August 2015

The Horses of the Equamore Foundation

Equamore Foundation

Talent artist Karen Rycheck once helped create a multi-thousand-square-foot mosaic in St. Louis, MO that helped aid in the revitalization of the city's downtown.
On Friday, July 31 from 5-6 pm on the deck of Grotto Pizzeria she will unveil her latest creation: The Horses of the Equamore Foundation. There will also be live, original bluegrass/country music by Talent's own Sage Meadows to help celebrate public arts here in Talent.
After earning her BFA in sculpture in 1994, Karen went on to work as a full time mosaic artist at the notorious City Museum in St. Louis, MO.
When she moved west in 2004, she acquired a job with a small handmade tile company in Ashland, OR where she created a mosaic for the Oregon Zoo in Portland followed by the first publicly funded art commission for the City of Ashland in 2005.
Her latest venture is her own business, where she creates fine art mosaics, ceramics, and public and private commissions from her studio in Talent, OR under the name missmosaic.
She has gone on to create public pieces for the city of Grants Pass, as well as the McMinnville Public Library.
The Horses of Equamore mosaic measures 28 ft. long by 2.5 ft. high and was created entirely of handmade ceramic tile created by the artist. "This project was funded by a grant from the Haines Foundation of Ashland, local contributors from Talent and the Rogue Valley, friends, and even folks from across the US and Germany," Karen said. "Over 100 contributors in all made this a real community effort. The mosaic includes portraits of actual rescued horses from Equamore as well as a myriad of wildlife native to the Rogue Valley region."
Begun back in the early 1990's, the Equamore Foundation's mission is to provide a safety net for unwanted, abused, abandoned, neglected, and aged horses who are without alternatives for their care, while fostering compassion and responsibility for horses through education, outreach, and intervention. Karen chose this sanctuary to bring awareness to their vitally needed cause.
Below Karen explains how she became a mosaic artist and how she ended up creating a 28-foot long mural at the Grotto.

How did you become interested in mosaic art?
I was inspired by the work of Austrian eco-artist Hundert Wasser, whom I discovered while studying overseas during college. I then went on to get a job mosaicking at the (St. Louis, MO) City Museum right after graduating with my BFA. A year and a half of on the job mosaic work got me hooked!

What inspired The Horses of Equamore?
I was applying for a grant through the newly created Haines Foundation of Ashland, which gives multiple small grants to artists in our Valley annually. (Thank you!) I wanted to make a public mural to prove to myself and potential clients that I could do it, as most of my previous public artwork has been under someone else's name. I chose the theme and location because I knew the business owner, Anna Clay, was a horse lover and supporter of animal rights causes. How could she say no? LOL.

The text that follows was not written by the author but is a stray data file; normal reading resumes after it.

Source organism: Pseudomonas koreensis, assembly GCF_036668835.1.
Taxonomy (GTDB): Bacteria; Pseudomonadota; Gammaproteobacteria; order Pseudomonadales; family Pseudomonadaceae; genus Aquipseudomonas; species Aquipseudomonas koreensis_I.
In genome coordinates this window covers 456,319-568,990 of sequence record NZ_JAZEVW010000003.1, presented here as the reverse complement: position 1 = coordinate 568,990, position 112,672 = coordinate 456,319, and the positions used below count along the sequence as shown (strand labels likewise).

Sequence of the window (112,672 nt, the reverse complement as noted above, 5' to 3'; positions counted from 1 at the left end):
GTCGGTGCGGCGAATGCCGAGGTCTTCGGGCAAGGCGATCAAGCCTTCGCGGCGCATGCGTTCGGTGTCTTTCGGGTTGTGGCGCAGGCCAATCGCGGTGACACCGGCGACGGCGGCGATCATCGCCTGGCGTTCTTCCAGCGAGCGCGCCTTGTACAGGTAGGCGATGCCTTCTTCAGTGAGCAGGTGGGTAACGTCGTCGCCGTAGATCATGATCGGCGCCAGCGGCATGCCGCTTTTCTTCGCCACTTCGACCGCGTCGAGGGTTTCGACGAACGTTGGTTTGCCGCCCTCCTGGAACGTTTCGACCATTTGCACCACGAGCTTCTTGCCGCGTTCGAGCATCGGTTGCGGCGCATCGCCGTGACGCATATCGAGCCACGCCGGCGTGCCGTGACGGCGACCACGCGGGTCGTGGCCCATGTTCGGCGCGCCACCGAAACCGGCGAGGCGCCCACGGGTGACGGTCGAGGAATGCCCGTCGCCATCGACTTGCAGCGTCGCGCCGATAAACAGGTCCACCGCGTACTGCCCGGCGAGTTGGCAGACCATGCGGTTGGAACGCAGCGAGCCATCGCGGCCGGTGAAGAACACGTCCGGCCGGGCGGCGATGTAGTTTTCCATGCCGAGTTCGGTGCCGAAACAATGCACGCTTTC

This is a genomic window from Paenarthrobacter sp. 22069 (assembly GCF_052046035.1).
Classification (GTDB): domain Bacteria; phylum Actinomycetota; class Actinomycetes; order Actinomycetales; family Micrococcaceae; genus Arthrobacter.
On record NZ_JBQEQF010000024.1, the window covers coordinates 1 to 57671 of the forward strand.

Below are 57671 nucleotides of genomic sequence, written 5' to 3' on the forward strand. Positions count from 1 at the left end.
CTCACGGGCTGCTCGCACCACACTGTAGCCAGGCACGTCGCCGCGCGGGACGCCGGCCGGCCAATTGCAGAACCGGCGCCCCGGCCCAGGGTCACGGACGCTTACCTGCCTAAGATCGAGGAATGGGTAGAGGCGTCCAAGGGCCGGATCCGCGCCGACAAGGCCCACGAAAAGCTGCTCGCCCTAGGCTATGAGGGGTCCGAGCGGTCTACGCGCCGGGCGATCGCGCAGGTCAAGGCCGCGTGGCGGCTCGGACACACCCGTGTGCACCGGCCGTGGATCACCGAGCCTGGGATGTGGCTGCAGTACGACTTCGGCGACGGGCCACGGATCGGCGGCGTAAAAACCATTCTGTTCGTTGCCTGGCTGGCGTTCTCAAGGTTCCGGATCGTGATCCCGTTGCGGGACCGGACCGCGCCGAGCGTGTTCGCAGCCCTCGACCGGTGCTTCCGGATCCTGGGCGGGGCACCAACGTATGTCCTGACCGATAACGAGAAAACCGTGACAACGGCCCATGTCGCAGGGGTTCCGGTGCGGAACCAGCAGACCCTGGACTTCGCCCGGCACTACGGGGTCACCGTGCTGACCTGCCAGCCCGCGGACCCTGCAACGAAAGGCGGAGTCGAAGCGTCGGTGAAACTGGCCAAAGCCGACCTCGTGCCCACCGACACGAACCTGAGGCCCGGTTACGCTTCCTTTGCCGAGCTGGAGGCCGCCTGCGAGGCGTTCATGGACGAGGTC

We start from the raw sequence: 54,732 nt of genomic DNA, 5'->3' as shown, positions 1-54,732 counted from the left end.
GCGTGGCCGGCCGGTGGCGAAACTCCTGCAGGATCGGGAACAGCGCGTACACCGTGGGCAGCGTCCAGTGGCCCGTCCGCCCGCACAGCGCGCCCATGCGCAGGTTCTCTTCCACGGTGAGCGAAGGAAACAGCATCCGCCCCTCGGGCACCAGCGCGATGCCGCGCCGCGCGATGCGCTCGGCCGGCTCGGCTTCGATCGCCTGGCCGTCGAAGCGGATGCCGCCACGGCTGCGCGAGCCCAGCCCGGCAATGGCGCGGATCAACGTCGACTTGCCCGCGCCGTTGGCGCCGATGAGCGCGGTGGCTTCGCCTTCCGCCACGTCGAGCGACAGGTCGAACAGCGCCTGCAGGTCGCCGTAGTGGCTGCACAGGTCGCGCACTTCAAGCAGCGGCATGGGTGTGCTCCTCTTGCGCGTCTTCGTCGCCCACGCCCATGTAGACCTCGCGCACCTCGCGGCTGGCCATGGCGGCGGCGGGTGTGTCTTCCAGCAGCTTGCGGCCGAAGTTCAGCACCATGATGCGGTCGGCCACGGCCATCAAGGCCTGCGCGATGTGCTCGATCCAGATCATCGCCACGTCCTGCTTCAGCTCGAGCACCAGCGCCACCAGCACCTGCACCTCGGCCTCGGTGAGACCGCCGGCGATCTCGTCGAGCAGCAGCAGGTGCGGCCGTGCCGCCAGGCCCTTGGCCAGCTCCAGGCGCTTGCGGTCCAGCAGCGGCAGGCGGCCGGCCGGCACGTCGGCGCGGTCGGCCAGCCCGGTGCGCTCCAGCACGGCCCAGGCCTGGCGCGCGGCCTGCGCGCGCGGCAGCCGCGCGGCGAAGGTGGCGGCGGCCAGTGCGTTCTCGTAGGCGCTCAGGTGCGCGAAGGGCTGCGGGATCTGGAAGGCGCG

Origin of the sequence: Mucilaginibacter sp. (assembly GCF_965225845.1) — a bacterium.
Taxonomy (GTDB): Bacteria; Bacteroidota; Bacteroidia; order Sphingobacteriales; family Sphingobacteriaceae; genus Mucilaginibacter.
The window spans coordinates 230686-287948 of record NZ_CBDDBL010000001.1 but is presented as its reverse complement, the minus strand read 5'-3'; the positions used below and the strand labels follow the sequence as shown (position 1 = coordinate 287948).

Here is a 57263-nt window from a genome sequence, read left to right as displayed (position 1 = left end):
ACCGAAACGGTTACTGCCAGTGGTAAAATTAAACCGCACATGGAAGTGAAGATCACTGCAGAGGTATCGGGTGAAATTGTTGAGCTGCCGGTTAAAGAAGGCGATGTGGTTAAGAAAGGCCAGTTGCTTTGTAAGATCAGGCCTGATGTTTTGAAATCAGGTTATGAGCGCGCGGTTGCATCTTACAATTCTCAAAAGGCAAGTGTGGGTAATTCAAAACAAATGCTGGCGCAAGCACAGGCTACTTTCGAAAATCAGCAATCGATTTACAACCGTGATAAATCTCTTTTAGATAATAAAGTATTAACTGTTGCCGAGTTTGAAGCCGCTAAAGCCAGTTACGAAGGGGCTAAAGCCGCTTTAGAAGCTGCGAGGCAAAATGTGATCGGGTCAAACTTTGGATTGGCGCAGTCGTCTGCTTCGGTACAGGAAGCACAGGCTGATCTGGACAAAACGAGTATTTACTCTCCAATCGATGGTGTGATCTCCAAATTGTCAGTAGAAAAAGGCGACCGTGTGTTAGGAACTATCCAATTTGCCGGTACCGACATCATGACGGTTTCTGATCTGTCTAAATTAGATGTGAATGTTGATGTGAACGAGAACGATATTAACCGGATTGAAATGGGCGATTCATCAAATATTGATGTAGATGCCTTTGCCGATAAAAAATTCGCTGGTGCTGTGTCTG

How long did the piece take to complete and what were the major challenges of the piece?
The project began in April 2014 when I conceived of the project and wrote the grant. When I found out I'd gotten it in July (a four thousand dollar boost), I began the fundraising process (raising ten thousand dollars more) through the online crowd-funding resource, That took until October. Then I had to take a break to make works for the annual Clayfolk Show which was coming up in November. I got back to work on the design and another public commission piece in January 2015, and started the physical production in February. It was completed in mid-July. So all told it took seventeen months! During production I was working everyday—sometimes as many as eleven hours a day—to try and complete the work before it got too hot to install.

Was this a collaboration, or a solo piece?
This piece was created entirely by me, though the community was involved in fundraising, prepping the substrates before laying tile, and helping with tile-taping sections together for easier laying. I also had the generous help and donation of time by Dorris Construction to do the amazingly smooth installation in just over an hour (thanks guys!!).

What is the goal of this installation/what do you hope comes of it?
I wanted to give my portfolio a boost, as I'd like to do more public artwork, as well as raise the awareness of the Equamore Foundation and the wonderful and much needed work they do for our Rogue Valley community and beyond.

Are you also involved with Equamore or horses in general?
I am not directly affiliated with Equamore though they have been very supportive of this project. I did participate in their first annual Artists for Equamore event this spring and hope to in the future as well. I'm really more of a dog person than anything, but love all critters and believe they need as much care and respect as the rest of us! They are "givers" while we tend to be "takers."

Other comments:
In addition to straight cash donations, I fundraised this piece by "selling" the placement of a donors name onto the actual animal tiles that make up the mural. I added in tiles of other wildlife of the Rogue Valley region as a way to get more donations, yes, but more as an educational component for children and adults alike. The natural history of our area is one of the things that makes it so amazing!
I create custom clay and tile work for individuals, businesses, and the public. I also teach beginning mosaic workshops for groups of four or more. You can see my other work at and during the upcoming Contemporary Mosaic Artists summit in Ashland the first weekend of October and the Clayfolk Show in November!

For more information, please contact Karen Rycheck at 541-621-6239.